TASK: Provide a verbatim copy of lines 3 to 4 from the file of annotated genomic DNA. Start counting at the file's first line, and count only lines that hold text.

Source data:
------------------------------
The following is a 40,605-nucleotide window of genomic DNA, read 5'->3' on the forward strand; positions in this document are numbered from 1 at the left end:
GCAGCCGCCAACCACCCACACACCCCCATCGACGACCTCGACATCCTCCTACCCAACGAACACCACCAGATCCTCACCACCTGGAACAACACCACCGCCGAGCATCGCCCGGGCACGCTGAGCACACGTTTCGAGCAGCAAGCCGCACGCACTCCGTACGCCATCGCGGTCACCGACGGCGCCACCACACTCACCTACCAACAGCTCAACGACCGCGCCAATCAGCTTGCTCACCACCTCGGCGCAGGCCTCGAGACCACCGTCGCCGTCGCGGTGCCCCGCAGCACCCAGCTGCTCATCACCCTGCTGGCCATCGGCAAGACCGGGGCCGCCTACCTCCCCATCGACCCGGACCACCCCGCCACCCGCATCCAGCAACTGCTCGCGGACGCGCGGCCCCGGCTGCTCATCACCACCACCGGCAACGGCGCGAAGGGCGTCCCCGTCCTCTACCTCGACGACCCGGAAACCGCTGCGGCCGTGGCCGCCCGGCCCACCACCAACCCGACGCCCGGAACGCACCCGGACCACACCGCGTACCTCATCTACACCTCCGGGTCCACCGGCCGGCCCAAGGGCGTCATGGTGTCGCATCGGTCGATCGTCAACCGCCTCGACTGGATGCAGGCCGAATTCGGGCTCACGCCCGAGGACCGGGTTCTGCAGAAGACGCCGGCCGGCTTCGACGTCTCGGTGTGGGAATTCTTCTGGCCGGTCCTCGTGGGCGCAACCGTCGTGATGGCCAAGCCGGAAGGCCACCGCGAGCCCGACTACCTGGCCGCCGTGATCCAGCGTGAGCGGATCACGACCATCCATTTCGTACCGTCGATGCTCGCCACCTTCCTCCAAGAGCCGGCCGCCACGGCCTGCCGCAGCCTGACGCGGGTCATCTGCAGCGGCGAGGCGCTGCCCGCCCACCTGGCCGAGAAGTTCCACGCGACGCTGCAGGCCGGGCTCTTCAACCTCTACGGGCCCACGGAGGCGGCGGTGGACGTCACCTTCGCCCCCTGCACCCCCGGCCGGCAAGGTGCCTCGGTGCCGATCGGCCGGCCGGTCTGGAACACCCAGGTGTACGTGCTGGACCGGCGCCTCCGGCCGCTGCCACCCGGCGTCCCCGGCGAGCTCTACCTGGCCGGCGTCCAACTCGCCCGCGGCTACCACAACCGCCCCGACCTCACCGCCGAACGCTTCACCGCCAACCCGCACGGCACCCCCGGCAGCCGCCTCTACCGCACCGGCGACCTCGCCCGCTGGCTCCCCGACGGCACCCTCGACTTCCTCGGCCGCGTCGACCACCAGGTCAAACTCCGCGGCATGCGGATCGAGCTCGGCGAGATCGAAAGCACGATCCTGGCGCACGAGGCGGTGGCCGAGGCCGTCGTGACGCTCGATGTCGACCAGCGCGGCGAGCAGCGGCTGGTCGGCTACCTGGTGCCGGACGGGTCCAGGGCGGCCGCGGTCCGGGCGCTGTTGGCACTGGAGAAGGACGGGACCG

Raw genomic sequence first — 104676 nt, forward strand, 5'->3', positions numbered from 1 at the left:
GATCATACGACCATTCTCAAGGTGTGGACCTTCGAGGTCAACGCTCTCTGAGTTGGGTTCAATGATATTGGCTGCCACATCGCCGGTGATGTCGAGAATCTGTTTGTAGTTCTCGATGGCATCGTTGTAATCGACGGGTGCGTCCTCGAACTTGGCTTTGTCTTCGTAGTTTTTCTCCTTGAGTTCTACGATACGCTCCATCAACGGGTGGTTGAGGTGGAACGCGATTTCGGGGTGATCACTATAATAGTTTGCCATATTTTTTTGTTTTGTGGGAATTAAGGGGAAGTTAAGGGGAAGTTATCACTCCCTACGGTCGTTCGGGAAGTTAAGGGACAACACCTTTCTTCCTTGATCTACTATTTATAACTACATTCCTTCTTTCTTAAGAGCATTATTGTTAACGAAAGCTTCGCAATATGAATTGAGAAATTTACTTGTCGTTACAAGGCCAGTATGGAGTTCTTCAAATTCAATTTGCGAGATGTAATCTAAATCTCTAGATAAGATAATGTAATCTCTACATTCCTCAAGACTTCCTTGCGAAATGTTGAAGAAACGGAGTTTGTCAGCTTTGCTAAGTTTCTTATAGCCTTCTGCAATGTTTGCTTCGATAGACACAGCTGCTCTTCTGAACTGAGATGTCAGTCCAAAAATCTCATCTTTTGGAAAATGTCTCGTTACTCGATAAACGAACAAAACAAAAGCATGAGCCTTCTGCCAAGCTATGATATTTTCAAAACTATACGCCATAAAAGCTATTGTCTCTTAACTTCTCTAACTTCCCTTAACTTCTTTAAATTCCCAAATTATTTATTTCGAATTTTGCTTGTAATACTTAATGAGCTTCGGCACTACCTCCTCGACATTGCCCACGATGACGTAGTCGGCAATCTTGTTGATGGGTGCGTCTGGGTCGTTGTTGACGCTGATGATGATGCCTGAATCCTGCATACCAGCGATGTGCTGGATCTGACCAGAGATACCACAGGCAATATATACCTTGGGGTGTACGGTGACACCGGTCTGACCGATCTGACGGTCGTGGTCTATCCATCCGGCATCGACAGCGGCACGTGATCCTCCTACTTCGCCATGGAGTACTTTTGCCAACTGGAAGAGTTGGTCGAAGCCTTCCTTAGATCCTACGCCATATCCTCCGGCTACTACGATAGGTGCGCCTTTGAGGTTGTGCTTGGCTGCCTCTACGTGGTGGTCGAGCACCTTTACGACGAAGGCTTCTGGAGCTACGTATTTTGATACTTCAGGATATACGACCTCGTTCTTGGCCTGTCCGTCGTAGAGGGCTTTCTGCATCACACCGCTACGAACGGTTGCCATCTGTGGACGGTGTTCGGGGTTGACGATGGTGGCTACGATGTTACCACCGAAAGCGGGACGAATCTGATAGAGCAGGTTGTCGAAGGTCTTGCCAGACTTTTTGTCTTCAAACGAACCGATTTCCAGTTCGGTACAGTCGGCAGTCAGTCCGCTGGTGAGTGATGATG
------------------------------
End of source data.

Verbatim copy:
Raw genomic sequence first — 104676 nt, forward strand, 5'->3', positions numbered from 1 at the left:
GATCATACGACCATTCTCAAGGTGTGGACCTTCGAGGTCAACGCTCTCTGAGTTGGGTTCAATGATATTGGCTGCCACATCGCCGGTGATGTCGAGAATCTGTTTGTAGTTCTCGATGGCATCGTTGTAATCGACGGGTGCGTCCTCGAACTTGGCTTTGTCTTCGTAGTTTTTCTCCTTGAGTTCTACGATACGCTCCATCAACGGGTGGTTGAGGTGGAACGCGATTTCGGGGTGATCACTATAATAGTTTGCCATATTTTTTTGTTTTGTGGGAATTAAGGGGAAGTTAAGGGGAAGTTATCACTCCCTACGGTCGTTCGGGAAGTTAAGGGACAACACCTTTCTTCCTTGATCTACTATTTATAACTACATTCCTTCTTTCTTAAGAGCATTATTGTTAACGAAAGCTTCGCAATATGAATTGAGAAATTTACTTGTCGTTACAAGGCCAGTATGGAGTTCTTCAAATTCAATTTGCGAGATGTAATCTAAATCTCTAGATAAGATAATGTAATCTCTACATTCCTCAAGACTTCCTTGCGAAATGTTGAAGAAACGGAGTTTGTCAGCTTTGCTAAGTTTCTTATAGCCTTCTGCAATGTTTGCTTCGATAGACACAGCTGCTCTTCTGAACTGAGATGTCAGTCCAAAAATCTCATCTTTTGGAAAATGTCTCGTTACTCGATAAACGAACAAAACAAAAGCATGAGCCTTCTGCCAAGCTATGATATTTTCAAAACTATACGCCATAAAAGCTATTGTCTCTTAACTTCTCTAACTTCCCTTAACTTCTTTAAATTCCCAAATTATTTATTTCGAATTTTGCTTGTAATACTTAATGAGCTTCGGCACTACCTCCTCGACATTGCCCACGATGACGTAGTCGGCAATCTTGTTGATGGGTGCGTCTGGGTCGTTGTTGACGCTGATGATGATGCCTGAATCCTGCATACCAGCGATGTGCTGGATCTGACCAGAGATACCACAGGCAATATATACCTTGGGGTGTACGGTGACACCGGTCTGACCGATCTGACGGTCGTGGTCTATCCATCCGGCATCGACAGCGGCACGTGATCCTCCTACTTCGCCATGGAGTACTTTTGCCAACTGGAAGAGTTGGTCGAAGCCTTCCTTAGATCCTACGCCATATCCTCCGGCTACTACGATAGGTGCGCCTTTGAGGTTGTGCTTGGCTGCCTCTACGTGGTGGTCGAGCACCTTTACGACGAAGGCTTCTGGAGCTACGTATTTTGATACTTCAGGATATACGACCTCGTTCTTGGCCTGTCCGTCGTAGAGGGCTTTCTGCATCACACCGCTACGAACGGTTGCCATCTGTGGACGGTGTTCGGGGTTGACGATGGTGGCTACGATGTTACCACCGAAAGCGGGACGAATCTGATAGAGCAGGTTGTCGAAGGTCTTGCCAGACTTTTTGTCTTCAAACGAACCGATTTCCAGTTCGGTACAGTCGGCAGTCAGTCCGCTGGTGAGTGATGATG